The role of off-grid and mini-grid in rural electrification in Africa, will be a key discussion session during the tenth Africa Energy Indaba Conference on 20-21st February 2018 at the Sandton Convention Centre in Johannesburg, South Africa, supporting the immense growth potential of solar.
Solar is making a major impact in Africa; the amount of power from solar grew by more than 50%, and has officially increased energy output globally at a faster rate than any other fuel. Solar is currently leading the race in renewables and for the first time solar PV additions surpassed all other fuels including coal. The International Energy Agency (IEA) released their latest report relating to solar in 2017 whereby the Agency estimated a continued strong solar PV growth through to 2022, with renewable electricity capacity forecast to expand by over 920 GW, an increase of 43%.
It is estimated that for the next five years, solar PV will represent the largest annual capacity additions for renewables, surpassing wind and hydro. Recently, the IEA tracked off-grid solar PV applications in Asia and Sub Saharan Africa, and it is estimated that off-grid capacity is set to triple reaching over 3 000 MW in 2022, this resulting from industrial applications, solar home systems (SHS), and mini-grids driven by government electrification programmes, and private sector investments.
The socio-economic impact will be very significant, whereby solar home systems, this being the most dynamic sector in the off-grid segment, is estimated to bring basic electricity services to millions of households in Sub-Saharan Africa. The growth in solar PV is set to bridge the electrification gap in Africa; a case in point is Lumos, a company offering off-grid solar services in Africa called Y’ello Box and in partnership with MTN in Nigeria, is offering a device that transforms the sun’s energy into affordable, clean and reliable electricity and is paid for by using the mobile phone. This type of initiative, the IEA envisages over the next five years will encourage Africa’s entrepreneurs and innovative payment solutions, enabling access to electricity services by 2022 for millions of low-income additional consumers in Africa.
According to the IEA report, this solar renewable trend is so dynamic that the off-grid SHS capacity in Africa is set to reach around 1000 MW by 2022. To date, East Africa has been a main initiator in off-grid solar systems, for example, in Rwanda a solar powered mobile kiosk charges phones and connects communities. Currently, the Tanzanian national grid supplies electricity to less than 20% of the population and in other areas of the country mini-grids are connected to oil-burning or hydroelectric plants. This amounts to only a quarter of Tanzanians having access to power, while only another 8% of majority rural dwellers receive continuous power from solar systems linked to lithium-ion batteries.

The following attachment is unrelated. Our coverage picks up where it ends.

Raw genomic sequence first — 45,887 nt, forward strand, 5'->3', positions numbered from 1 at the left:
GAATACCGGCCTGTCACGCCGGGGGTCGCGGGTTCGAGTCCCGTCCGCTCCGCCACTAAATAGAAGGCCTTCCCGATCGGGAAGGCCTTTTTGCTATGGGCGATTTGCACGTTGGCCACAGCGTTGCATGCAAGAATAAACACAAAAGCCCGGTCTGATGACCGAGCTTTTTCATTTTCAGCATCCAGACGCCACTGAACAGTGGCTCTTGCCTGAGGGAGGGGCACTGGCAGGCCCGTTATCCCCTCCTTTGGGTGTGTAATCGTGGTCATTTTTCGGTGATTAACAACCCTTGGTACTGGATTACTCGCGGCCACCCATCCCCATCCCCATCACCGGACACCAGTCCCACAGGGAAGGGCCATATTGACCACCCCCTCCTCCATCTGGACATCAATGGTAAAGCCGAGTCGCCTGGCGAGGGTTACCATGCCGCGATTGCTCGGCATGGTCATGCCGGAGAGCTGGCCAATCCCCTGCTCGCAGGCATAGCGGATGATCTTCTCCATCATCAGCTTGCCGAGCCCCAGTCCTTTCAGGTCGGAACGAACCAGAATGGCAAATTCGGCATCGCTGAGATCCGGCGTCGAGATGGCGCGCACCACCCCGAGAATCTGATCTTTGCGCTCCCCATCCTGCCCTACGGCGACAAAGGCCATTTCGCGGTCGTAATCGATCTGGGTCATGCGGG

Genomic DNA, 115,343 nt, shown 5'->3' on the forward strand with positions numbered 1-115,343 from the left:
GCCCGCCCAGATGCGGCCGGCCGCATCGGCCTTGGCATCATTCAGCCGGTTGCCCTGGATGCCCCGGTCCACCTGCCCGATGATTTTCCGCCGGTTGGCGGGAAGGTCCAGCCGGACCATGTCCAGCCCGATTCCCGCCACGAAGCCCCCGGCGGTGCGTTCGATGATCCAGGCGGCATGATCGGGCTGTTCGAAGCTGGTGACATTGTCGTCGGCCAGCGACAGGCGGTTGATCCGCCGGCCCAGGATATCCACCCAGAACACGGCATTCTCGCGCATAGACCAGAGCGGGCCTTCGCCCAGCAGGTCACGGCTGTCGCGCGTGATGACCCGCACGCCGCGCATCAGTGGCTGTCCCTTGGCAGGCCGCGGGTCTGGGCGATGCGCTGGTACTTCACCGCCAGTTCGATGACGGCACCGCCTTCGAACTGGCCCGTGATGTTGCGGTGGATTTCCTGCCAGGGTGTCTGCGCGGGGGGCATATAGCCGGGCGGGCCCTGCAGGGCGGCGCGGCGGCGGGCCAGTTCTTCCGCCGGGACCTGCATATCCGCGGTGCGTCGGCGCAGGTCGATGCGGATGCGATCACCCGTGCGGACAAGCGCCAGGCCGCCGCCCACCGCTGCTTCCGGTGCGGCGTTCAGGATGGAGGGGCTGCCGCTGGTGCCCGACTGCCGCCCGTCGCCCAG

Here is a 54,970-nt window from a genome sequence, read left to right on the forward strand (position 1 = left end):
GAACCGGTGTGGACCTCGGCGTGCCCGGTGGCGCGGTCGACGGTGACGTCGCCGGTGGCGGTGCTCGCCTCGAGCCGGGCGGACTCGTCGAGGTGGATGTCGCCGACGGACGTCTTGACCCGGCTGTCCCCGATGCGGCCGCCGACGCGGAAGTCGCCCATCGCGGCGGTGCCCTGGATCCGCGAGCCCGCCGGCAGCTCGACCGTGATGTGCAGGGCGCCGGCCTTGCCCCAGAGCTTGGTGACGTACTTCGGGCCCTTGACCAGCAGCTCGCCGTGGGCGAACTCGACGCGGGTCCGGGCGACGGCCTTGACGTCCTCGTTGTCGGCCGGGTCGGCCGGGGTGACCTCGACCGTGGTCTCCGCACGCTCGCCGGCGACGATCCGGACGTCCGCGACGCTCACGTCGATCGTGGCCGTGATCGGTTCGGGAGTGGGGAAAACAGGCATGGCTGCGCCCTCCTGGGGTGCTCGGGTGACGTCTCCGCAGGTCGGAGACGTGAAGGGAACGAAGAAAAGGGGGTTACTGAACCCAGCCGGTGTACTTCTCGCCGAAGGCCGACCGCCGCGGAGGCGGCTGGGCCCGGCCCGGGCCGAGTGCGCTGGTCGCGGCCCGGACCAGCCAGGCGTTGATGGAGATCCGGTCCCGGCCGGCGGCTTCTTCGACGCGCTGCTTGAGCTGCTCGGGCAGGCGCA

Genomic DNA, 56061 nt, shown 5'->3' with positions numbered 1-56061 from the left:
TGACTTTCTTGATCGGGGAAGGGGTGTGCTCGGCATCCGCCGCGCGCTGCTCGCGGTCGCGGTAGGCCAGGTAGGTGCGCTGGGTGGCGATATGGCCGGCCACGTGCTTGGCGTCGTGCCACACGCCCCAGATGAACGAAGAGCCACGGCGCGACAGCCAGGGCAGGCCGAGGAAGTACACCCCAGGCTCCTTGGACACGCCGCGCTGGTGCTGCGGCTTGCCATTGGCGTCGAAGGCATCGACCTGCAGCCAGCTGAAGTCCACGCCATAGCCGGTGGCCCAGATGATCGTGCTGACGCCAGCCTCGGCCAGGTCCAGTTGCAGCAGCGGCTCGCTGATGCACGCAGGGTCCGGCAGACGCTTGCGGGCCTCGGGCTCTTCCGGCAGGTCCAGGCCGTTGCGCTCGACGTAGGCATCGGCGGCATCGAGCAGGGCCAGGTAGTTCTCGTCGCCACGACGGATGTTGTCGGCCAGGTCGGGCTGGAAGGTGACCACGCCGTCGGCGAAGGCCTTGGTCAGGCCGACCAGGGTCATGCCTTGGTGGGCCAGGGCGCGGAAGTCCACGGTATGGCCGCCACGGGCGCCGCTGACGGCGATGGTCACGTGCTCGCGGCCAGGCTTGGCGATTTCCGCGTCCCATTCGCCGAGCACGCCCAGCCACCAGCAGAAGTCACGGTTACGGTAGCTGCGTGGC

These above-mentioned private sector innovations supported by Power Africa and funded by OPIC (Overseas Private Investment Corporation) are enabling people to access power in increasingly shorter periods of time through off-grid energy solutions. Populations who are not yet connected to the grid no longer have to wait months, years, or decades to have access to electricity for their homes and businesses. These innovative solutions are having an immediate and practical impact whereby millions of people in Africa will benefit by switching from kerosene and diesel fuels to solar energy, reducing their expenditures on energy while concomitantly and significantly reducing CO2 emissions.
Africa is the sunniest region on earth and with its abundant natural resources the positive socio-economic spin-off potential is enormous. The lengthy, extremely expensive and arduous task of connecting to the main grid currently remains a focus of African governments and international development institutions, but clearly this needs to shift in order to accommodate the millions that could have affordable, reliable and clean electricity in their homes and businesses in the very near future. In order to hasten this vital goal, market and policy frameworks need to advance in order to facilitate the following multiple objectives, provide long-term price signals to attract investment, ensure efficient short-term electricity dispatching, price negative externalities and unlock sufficient levels of flexibility as well as cultivate a range of dispatchable renewable technologies, including Hydropower, Bioenergy, Geothermal and Concentrated Solar Power.
Various rural electrification agency CEOs and decision-makers from African countries, such as Zambia, Tanzania, Kenya, Sudan and Mozambique, will be hosted by the South African Electrotechnical Export Council (SAEEC) in partnership with the South African Department of Trade & Industry to participate and attend the Africa Energy Indaba. Key meetings will be hosted with these Agency CEOs to expose them to new off-grid and mini-grid technologies during the exhibition component of the Africa Energy Indaba. The latest renewable energy projects that are up for tender will be an added feature and discussion throughout the event, which provides ample opportunity for business development for technology companies, EPC contractors, financiers, etc.
Contact Thembisa Bambathi, Energy Indaba, Tel 011 463-9184, firstname.lastname@example.org
Source: EE plublishers